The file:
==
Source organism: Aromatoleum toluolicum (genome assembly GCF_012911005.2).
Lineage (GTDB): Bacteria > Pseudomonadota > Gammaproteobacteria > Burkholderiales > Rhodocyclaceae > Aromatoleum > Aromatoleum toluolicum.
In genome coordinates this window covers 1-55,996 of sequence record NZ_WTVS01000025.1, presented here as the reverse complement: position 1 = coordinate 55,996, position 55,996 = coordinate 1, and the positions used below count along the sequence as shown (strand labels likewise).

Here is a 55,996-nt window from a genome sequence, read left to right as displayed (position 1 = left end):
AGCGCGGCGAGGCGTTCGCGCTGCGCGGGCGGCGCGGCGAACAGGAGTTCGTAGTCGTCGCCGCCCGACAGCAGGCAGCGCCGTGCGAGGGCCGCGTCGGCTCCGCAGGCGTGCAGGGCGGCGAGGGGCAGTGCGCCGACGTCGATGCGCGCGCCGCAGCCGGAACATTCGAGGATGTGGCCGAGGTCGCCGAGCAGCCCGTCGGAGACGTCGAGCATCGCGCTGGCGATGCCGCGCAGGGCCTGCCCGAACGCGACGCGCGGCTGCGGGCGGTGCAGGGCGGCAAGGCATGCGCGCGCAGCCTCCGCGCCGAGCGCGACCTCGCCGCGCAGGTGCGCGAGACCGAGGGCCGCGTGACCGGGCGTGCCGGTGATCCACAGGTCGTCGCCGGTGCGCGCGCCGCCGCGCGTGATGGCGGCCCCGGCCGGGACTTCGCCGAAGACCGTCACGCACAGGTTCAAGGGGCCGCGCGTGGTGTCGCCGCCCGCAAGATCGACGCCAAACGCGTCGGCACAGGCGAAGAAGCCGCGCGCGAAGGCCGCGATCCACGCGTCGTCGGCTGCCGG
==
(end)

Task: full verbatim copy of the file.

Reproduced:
Source organism: Aromatoleum toluolicum (genome assembly GCF_012911005.2).
Lineage (GTDB): Bacteria > Pseudomonadota > Gammaproteobacteria > Burkholderiales > Rhodocyclaceae > Aromatoleum > Aromatoleum toluolicum.
In genome coordinates this window covers 1-55,996 of sequence record NZ_WTVS01000025.1, presented here as the reverse complement: position 1 = coordinate 55,996, position 55,996 = coordinate 1, and the positions used below count along the sequence as shown (strand labels likewise).

Here is a 55,996-nt window from a genome sequence, read left to right as displayed (position 1 = left end):
AGCGCGGCGAGGCGTTCGCGCTGCGCGGGCGGCGCGGCGAACAGGAGTTCGTAGTCGTCGCCGCCCGACAGCAGGCAGCGCCGTGCGAGGGCCGCGTCGGCTCCGCAGGCGTGCAGGGCGGCGAGGGGCAGTGCGCCGACGTCGATGCGCGCGCCGCAGCCGGAACATTCGAGGATGTGGCCGAGGTCGCCGAGCAGCCCGTCGGAGACGTCGAGCATCGCGCTGGCGATGCCGCGCAGGGCCTGCCCGAACGCGACGCGCGGCTGCGGGCGGTGCAGGGCGGCAAGGCATGCGCGCGCAGCCTCCGCGCCGAGCGCGACCTCGCCGCGCAGGTGCGCGAGACCGAGGGCCGCGTGACCGGGCGTGCCGGTGATCCACAGGTCGTCGCCGGTGCGCGCGCCGCCGCGCGTGATGGCGGCCCCGGCCGGGACTTCGCCGAAGACCGTCACGCACAGGTTCAAGGGGCCGCGCGTGGTGTCGCCGCCCGCAAGATCGACGCCAAACGCGTCGGCACAGGCGAAGAAGCCGCGCGCGAAGGCCGCGATCCACGCGTCGTCGGCTGCCGG